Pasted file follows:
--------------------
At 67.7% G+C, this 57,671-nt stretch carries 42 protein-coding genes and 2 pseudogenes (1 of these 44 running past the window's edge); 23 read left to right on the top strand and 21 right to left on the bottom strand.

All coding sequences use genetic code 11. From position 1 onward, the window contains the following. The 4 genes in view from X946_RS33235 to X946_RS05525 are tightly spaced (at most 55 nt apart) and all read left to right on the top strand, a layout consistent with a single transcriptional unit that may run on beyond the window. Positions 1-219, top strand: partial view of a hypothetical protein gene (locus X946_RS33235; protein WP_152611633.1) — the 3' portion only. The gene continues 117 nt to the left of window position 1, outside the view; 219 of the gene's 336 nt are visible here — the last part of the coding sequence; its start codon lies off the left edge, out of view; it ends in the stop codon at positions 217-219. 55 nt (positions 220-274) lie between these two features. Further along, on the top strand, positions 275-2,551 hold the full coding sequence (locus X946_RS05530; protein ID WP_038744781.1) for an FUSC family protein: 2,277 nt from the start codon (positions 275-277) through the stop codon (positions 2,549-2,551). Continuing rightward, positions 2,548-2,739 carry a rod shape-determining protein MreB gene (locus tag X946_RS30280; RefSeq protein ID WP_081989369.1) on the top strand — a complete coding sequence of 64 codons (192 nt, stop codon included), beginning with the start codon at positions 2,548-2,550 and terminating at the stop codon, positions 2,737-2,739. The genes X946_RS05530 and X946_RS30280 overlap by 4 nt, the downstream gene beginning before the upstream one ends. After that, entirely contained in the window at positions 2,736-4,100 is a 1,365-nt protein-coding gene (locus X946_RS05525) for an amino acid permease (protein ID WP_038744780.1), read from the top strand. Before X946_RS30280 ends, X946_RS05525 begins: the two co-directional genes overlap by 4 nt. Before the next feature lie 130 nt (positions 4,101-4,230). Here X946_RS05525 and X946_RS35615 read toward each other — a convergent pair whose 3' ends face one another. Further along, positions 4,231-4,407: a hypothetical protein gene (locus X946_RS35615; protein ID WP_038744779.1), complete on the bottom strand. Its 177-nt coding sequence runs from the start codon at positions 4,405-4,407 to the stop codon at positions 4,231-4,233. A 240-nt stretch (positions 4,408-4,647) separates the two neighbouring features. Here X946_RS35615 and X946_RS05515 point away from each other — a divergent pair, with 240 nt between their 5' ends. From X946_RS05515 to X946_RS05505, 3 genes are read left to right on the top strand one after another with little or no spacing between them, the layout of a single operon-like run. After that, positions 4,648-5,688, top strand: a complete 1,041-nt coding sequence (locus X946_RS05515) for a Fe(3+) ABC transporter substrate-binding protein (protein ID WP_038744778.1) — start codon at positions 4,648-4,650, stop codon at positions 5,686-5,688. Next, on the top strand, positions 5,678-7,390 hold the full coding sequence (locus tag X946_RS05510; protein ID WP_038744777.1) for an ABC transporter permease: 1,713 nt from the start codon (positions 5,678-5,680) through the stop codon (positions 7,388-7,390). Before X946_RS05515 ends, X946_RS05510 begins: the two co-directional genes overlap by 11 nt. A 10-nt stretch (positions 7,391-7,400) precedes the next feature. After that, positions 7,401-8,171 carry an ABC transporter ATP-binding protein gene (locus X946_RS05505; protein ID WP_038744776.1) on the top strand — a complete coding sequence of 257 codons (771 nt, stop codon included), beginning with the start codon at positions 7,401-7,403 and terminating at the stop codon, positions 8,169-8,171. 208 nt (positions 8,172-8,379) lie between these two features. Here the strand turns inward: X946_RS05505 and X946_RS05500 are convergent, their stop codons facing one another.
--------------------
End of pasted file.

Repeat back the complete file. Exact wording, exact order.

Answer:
At 67.7% G+C, this 57,671-nt stretch carries 42 protein-coding genes and 2 pseudogenes (1 of these 44 running past the window's edge); 23 read left to right on the top strand and 21 right to left on the bottom strand.

All coding sequences use genetic code 11. From position 1 onward, the window contains the following. The 4 genes in view from X946_RS33235 to X946_RS05525 are tightly spaced (at most 55 nt apart) and all read left to right on the top strand, a layout consistent with a single transcriptional unit that may run on beyond the window. Positions 1-219, top strand: partial view of a hypothetical protein gene (locus X946_RS33235; protein WP_152611633.1) — the 3' portion only. The gene continues 117 nt to the left of window position 1, outside the view; 219 of the gene's 336 nt are visible here — the last part of the coding sequence; its start codon lies off the left edge, out of view; it ends in the stop codon at positions 217-219. 55 nt (positions 220-274) lie between these two features. Further along, on the top strand, positions 275-2,551 hold the full coding sequence (locus X946_RS05530; protein ID WP_038744781.1) for an FUSC family protein: 2,277 nt from the start codon (positions 275-277) through the stop codon (positions 2,549-2,551). Continuing rightward, positions 2,548-2,739 carry a rod shape-determining protein MreB gene (locus tag X946_RS30280; RefSeq protein ID WP_081989369.1) on the top strand — a complete coding sequence of 64 codons (192 nt, stop codon included), beginning with the start codon at positions 2,548-2,550 and terminating at the stop codon, positions 2,737-2,739. The genes X946_RS05530 and X946_RS30280 overlap by 4 nt, the downstream gene beginning before the upstream one ends. After that, entirely contained in the window at positions 2,736-4,100 is a 1,365-nt protein-coding gene (locus X946_RS05525) for an amino acid permease (protein ID WP_038744780.1), read from the top strand. Before X946_RS30280 ends, X946_RS05525 begins: the two co-directional genes overlap by 4 nt. Before the next feature lie 130 nt (positions 4,101-4,230). Here X946_RS05525 and X946_RS35615 read toward each other — a convergent pair whose 3' ends face one another. Further along, positions 4,231-4,407: a hypothetical protein gene (locus X946_RS35615; protein ID WP_038744779.1), complete on the bottom strand. Its 177-nt coding sequence runs from the start codon at positions 4,405-4,407 to the stop codon at positions 4,231-4,233. A 240-nt stretch (positions 4,408-4,647) separates the two neighbouring features. Here X946_RS35615 and X946_RS05515 point away from each other — a divergent pair, with 240 nt between their 5' ends. From X946_RS05515 to X946_RS05505, 3 genes are read left to right on the top strand one after another with little or no spacing between them, the layout of a single operon-like run. After that, positions 4,648-5,688, top strand: a complete 1,041-nt coding sequence (locus X946_RS05515) for a Fe(3+) ABC transporter substrate-binding protein (protein ID WP_038744778.1) — start codon at positions 4,648-4,650, stop codon at positions 5,686-5,688. Next, on the top strand, positions 5,678-7,390 hold the full coding sequence (locus tag X946_RS05510; protein ID WP_038744777.1) for an ABC transporter permease: 1,713 nt from the start codon (positions 5,678-5,680) through the stop codon (positions 7,388-7,390). Before X946_RS05515 ends, X946_RS05510 begins: the two co-directional genes overlap by 11 nt. A 10-nt stretch (positions 7,391-7,400) precedes the next feature. After that, positions 7,401-8,171 carry an ABC transporter ATP-binding protein gene (locus X946_RS05505; protein ID WP_038744776.1) on the top strand — a complete coding sequence of 257 codons (771 nt, stop codon included), beginning with the start codon at positions 7,401-7,403 and terminating at the stop codon, positions 8,169-8,171. 208 nt (positions 8,172-8,379) lie between these two features. Here the strand turns inward: X946_RS05505 and X946_RS05500 are convergent, their stop codons facing one another.